Today I had the opportunity to join my youngest 2 on their school field trip to Salem, Massachusetts.
I have wanted to visit for years. I have visited once in my past. Seventeen years ago and I made the mistake of visiting this town on Halloween. With it’s mystical past and history of witches, you can imagine how busy and insane it was! I vowed to go back one day and explore the history and museums properly. Well, 17 years, almost to the day, I made it!
It was a 7th grade field trip (12-13 year olds) and they are studying the history in social studies. As the twins were due to visit, I jumped at the chance to chaperone with the group.
Its about a 2 hour drive to Salem from our town in Maine and on a Wednesday morning, traffic is pretty clear. Salem is on the north shore of Boston so you can avoid city traffic pretty easily if heading southbound!
The field trip didn’t really allow for a lot of exploring on foot but we did hit 3 museums so enough to get a taste of the history that fills the town.
First stop was the House of Seven Gables. Admittedly, I didn’t really know anything about this history so it was all new to me.
The House of Seven Gables is the house that is featured in the said book by Nathaniel Hawthorne. It’s one of the historic properties in the city and as it seems, features 7 gables 🙂
The house was constructed in 1668, so before the time of the Salem Witch trials, and over a number of years, the house was built onto as the families wealth grew…..resulting in the 7 gables!
Nathaniel Hawthorne never lived in the home but as an adult, her heard stories about the house from his cousin. The house was lovingly restored from the 1900’s and detail in the book was actually added in to reflect some of the storytelling. The kids got a real kick out of being able to take the secret staircases to alternate floors/ rooms. The tour guide was quite informative around some of the artifacts that were displayed but the tour was pretty quick at around 30 minutes.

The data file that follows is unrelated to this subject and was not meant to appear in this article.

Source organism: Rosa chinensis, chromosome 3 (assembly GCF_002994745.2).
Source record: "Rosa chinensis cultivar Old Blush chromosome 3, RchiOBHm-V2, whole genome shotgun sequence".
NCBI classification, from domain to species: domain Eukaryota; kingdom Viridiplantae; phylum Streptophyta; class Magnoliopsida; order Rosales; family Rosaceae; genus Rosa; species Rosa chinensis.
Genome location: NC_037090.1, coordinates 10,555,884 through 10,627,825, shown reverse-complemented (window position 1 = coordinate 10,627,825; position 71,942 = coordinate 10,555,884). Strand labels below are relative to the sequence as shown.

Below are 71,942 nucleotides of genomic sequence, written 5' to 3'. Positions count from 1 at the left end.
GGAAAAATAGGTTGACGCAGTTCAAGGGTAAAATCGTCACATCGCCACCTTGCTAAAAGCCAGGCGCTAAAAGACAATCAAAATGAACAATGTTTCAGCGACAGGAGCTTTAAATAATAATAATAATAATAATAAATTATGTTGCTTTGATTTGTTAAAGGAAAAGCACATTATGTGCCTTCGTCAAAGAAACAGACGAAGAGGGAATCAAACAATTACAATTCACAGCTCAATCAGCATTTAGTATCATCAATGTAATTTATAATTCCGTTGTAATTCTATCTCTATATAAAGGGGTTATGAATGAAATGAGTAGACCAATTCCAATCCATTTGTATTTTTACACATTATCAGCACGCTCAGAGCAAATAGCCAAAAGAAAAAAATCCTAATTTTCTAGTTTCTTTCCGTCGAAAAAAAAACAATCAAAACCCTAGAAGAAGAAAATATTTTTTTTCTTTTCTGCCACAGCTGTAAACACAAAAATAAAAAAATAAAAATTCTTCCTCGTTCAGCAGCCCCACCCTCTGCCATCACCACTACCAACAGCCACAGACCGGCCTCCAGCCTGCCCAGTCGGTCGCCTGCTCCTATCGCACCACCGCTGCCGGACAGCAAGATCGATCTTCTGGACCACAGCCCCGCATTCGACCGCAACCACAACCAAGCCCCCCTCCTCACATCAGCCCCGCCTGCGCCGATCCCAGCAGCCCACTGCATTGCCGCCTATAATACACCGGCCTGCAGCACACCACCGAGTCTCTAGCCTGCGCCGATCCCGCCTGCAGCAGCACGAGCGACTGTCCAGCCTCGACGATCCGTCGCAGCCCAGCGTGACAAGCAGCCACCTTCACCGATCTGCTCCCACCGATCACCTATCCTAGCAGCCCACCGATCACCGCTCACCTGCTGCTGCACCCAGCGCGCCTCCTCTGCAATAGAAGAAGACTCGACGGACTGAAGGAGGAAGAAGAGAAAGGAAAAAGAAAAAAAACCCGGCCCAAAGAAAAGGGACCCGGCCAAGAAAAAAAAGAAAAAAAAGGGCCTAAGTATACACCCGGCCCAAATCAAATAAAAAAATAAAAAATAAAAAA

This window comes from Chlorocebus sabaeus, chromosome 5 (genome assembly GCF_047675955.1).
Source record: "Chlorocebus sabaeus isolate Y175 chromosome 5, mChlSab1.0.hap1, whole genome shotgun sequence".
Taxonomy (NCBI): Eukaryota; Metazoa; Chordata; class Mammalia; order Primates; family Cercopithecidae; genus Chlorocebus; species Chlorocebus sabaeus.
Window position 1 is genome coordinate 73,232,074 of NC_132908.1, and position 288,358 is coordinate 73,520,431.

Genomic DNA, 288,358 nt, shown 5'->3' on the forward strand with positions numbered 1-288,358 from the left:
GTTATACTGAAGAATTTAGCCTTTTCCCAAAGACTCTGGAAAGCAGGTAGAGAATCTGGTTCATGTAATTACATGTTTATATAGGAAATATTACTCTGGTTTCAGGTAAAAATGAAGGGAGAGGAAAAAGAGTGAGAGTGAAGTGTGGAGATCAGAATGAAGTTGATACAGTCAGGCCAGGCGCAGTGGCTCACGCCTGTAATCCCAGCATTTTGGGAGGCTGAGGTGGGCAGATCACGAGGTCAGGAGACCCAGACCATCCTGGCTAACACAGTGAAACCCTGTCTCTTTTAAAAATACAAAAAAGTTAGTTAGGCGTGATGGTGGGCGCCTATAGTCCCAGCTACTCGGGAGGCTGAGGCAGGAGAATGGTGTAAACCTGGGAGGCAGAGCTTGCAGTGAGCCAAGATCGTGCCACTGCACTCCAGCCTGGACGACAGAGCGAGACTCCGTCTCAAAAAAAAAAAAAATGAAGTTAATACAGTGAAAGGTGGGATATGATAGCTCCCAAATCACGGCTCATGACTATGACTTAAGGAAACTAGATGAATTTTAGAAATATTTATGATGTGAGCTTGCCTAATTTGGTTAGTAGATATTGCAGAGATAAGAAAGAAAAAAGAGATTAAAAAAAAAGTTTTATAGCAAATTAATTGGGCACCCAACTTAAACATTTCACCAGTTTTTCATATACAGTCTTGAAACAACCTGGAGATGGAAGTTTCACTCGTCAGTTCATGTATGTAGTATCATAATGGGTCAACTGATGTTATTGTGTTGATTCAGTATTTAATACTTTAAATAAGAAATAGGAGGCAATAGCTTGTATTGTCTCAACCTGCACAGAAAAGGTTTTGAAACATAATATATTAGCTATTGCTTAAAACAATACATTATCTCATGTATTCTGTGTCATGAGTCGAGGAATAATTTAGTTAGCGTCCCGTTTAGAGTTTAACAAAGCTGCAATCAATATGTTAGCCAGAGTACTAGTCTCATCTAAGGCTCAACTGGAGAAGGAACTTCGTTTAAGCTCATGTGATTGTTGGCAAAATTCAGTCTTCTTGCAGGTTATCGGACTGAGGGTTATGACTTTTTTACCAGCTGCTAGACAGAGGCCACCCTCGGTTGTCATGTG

Next door to the House of Seven Gables is the home of Nathaniel Hawthorne. To be clear, his home was not always on this site but was moved to its new location in 1958. It originally was about 5 blocks away. A number of historic homes in Salem were moved to one site to support the ease of preservation of historic properties.
It was a another nice historic home to tour but not as long as the gabled house.
Not to be overlooked are the grounds these homes are on. Water front and beautiful to look out from. While the sun was shining, it was chilly so we didn’t hang around for long. I can imagine in the summer time, much more time could be spent enjoying the view and gardens to these homes.
Stop number 2 for the day was the Salem Witch Museum. This was a 10 minute walk from the Seven Gabled House and as I found, Salem is small enough to navigate around on foot quite easily.
I was really looking forward to the Witch Museum as this was the history that was fascinating to me! I was surprised that the Witch history just marked a brief history n time for Sale. 1692 was the year the witch trials took place and didn’t go beyond this year. A good thing as you learn more about what happened, but I had thought it was a longer chunk of time! All in all, 20 people lost their lives during this period. Many more spent time in prison, awaiting trial before they could be freed when an end was called to the hysteria. The museum tells the story of how the witch focus began, to the people involved, the trials that ensued and those that lost their lives. The story telling is done through life size stage sets with narration as the story is told around the room. It’s an old exhibit but it’s unique and definitely more engaging than a typical museum type exhibit. The museum then moves onto information around witches, myths and witchcraft today.
To wrap up our day, we took a short walk to the Salem Dungeons. This is located in an old church and the museum tour actually consists of a short play – beginning with narration around the with trials again and then a brief demonstration/play of actual courtroom dialog from the trials. Very interesting and great to highlight to the kids how admission of guilt came about during this period.
For me, the most interesting part of the museum were the dungeons. Not the actual site of the dungeons that were used to hold ‘witches’ before trial. These were sadly destroyed some time ago. This replica though is to size and reflects the conditions of how the ‘witches’ were kept for months on end. Its just a quick walk thorough the dungeons but interesting nonetheless.
We managed just the 3 museums but it was a great taster to the city. There is more to explore, including the Peabody Essex Museum with a massive collection of global art and artifacts, including a rebuilt Qing-era Chinese house! Maybe next time!